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Ask A Vet: Why Does My Dog Always Stink Like He Needs A Bath?

Anyone who cuddles a dog knows that sometimes there are unpleasant aromas associated with them. We are all familiar with the terms “dog breath” and “smell like a dog.” Not all smells will be helped by bathing. Some of them come from actual health issues and it is important to know the difference because one needs a bath (or 3) and the others will require medical intervention.

Odors that will respond to bathing are things like rolling in stinky stuff which dogs love to do. These odors are usually fairly obvious because many times your dog will smell so foul that you know exactly the source. Dogs love to dig up dead things or garbage and roll on them. These odors are usually reduced by a thorough bath. Sometimes dogs will come across a skunk that does not take kindly to being investigated. Skunk odor can linger even after a bath. There are commercially available shampoos that seem to help, but you might smell the pungent skunk smell lingering on your dog for several days.

There are certainly health issues that can cause odors too.

 1. Skin Disease

When your dog has skin disease, there can be secondary infections that cause an overall odor. The bacteria act on the oils in the skin to make them rancid and the resulting odor is something that you will notice. Odds are your dog will also be experiencing other signs of skin disease too, like itching, hair loss, redness and/or flaking. If you see any of these, call your vet. A bath will not be good enough, although it may reduce the odor temporarily.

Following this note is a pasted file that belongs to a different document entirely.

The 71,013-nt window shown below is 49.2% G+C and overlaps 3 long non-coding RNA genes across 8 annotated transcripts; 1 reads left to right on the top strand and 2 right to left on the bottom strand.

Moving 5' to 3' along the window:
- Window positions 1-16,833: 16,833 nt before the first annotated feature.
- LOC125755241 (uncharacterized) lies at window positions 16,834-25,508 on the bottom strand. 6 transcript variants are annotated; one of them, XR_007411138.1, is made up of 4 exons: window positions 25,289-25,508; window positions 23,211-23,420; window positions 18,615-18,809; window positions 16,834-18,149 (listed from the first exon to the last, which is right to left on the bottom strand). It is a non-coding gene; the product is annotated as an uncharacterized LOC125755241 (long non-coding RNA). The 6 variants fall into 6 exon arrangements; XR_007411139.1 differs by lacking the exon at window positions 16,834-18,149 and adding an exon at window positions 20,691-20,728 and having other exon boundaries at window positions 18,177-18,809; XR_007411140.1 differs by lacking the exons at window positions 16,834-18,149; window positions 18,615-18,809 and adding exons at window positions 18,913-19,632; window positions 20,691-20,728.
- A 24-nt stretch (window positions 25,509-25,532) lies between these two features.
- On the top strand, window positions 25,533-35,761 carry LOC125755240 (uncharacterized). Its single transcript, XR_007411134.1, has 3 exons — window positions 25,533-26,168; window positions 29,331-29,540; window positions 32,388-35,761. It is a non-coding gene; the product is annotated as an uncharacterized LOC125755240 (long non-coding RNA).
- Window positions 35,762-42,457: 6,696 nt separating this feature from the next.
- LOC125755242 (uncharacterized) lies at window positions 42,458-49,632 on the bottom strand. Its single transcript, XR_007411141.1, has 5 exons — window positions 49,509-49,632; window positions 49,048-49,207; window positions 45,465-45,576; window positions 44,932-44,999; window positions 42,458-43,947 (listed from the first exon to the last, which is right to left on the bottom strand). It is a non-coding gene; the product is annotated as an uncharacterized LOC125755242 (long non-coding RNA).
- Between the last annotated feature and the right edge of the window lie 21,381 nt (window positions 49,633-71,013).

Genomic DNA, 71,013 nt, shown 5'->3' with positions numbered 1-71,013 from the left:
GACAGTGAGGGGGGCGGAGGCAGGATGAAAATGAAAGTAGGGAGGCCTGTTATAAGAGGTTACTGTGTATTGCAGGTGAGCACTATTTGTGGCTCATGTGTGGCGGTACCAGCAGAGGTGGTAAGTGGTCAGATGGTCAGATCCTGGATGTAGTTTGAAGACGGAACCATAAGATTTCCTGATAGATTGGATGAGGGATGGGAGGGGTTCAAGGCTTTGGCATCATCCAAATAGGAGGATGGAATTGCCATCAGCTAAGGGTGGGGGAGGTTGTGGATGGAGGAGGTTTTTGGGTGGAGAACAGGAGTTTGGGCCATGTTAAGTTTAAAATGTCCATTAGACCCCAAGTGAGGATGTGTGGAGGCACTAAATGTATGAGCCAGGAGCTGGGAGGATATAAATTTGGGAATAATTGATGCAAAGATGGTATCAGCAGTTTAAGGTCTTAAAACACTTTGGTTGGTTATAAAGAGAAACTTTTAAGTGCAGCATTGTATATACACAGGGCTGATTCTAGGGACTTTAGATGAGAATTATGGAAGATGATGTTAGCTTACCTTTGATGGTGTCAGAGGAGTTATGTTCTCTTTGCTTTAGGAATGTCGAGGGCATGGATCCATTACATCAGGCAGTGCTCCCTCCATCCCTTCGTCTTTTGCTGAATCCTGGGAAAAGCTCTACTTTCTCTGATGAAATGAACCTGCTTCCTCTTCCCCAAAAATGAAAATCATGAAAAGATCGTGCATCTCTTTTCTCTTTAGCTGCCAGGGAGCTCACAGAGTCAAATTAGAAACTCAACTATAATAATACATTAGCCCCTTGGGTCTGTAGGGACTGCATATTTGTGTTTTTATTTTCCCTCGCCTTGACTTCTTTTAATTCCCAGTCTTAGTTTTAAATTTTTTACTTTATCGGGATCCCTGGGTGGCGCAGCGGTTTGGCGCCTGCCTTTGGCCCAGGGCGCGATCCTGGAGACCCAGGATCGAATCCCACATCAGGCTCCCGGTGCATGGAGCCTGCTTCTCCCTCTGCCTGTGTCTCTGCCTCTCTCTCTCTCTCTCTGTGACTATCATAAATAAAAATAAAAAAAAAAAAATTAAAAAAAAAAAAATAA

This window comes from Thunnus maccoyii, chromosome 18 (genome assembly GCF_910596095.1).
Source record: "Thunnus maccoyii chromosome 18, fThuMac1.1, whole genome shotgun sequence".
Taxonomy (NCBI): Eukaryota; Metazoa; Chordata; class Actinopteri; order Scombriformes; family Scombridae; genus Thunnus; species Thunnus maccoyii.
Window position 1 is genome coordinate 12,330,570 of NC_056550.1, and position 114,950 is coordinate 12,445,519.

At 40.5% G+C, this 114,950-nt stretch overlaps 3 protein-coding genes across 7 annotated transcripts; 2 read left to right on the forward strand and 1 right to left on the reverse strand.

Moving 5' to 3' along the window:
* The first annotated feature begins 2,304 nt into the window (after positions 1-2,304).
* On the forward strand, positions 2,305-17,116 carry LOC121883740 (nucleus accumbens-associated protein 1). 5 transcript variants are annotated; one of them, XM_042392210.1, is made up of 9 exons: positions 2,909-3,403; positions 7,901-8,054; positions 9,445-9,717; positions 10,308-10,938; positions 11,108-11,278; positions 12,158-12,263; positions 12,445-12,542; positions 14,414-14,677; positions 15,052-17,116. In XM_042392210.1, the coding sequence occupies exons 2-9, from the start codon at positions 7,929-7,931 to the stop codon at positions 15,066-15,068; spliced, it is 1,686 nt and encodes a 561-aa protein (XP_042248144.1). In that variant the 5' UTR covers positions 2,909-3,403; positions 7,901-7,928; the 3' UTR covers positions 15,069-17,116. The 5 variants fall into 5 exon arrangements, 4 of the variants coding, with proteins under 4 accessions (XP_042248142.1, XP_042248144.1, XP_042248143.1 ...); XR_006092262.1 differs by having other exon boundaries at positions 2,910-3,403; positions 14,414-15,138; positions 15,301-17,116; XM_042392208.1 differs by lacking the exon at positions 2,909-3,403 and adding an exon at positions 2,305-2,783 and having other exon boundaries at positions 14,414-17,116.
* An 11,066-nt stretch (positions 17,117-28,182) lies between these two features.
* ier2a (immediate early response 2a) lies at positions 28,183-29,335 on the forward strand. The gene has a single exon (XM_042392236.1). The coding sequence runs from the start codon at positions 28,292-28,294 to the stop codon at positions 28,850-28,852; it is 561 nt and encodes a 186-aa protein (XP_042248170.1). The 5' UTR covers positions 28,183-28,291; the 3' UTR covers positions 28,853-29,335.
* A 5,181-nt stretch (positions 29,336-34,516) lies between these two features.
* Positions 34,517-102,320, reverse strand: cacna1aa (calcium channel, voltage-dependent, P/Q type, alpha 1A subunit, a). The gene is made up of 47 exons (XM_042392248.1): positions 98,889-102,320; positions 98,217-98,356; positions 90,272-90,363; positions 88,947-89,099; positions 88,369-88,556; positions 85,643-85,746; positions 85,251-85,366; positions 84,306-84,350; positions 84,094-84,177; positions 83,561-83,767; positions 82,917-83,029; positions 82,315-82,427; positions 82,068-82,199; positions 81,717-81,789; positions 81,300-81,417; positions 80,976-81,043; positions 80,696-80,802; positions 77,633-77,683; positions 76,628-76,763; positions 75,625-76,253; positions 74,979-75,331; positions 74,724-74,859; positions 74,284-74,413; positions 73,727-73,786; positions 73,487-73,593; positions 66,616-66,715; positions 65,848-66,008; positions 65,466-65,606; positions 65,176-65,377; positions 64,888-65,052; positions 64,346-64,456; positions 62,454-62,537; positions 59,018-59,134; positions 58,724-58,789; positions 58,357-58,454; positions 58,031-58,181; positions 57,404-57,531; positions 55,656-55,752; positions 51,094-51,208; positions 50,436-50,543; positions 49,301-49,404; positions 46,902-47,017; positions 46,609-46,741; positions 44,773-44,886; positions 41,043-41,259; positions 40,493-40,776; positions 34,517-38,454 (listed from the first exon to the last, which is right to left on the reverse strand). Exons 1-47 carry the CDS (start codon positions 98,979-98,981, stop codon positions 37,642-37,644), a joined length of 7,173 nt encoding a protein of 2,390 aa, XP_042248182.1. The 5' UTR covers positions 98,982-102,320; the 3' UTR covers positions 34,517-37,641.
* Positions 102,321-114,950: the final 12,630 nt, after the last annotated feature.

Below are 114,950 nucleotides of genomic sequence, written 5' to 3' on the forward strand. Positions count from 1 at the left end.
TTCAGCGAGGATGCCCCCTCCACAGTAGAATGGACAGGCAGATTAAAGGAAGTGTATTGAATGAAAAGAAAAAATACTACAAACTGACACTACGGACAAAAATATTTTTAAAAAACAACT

2. Ear Infection

Infection in the ears will stink too. If you smell a bad smell when your dog is near, be sure to lift his ear flap and see if the ear looks red or is draining. Pay close attention to if your dog is shaking his head often or scratching at his ears. Ear infections HURT badly, so seek help.

 3. Anal Gland Issues

Dogs have another uniquely foul issue called anal glands. These are small secretory glands on either side of their rectum and they secrete a fluid that dogs use to identify themselves to one another. (These secretions are why dogs are “butt sniffers”). Normal anal gland secretions smell horrible, but typically leak out only when a dog defecates. (The dog poop stinks already so who notices a little extra stink there?) But if your dog has an anal gland issue, the gross secretions can come out at other times and make your dog smell really bad. Dogs with infected anal glands will often drag their rears along the floor or lick the area obsessively.

We joke about dog breath, but there is a noticeable difference between the smell of  a normal mouth and an infected one. If your dog is panting and you feel your stomach turn, it could be a sign of periodontal disease. Lift her lip and see if you see visible tartar caked on her teeth. If so, she has dental disease and she needs professional help.

If your dog stinks and you are sure he has not had an unfortunate skunk encounter, be sure to lift his ear flap and his lip and of course, if you think that anal glands might be an issue, ask your vet to help you get to the bottom of the issue. (pun intended)

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Written by Dr. Kathryn Primm
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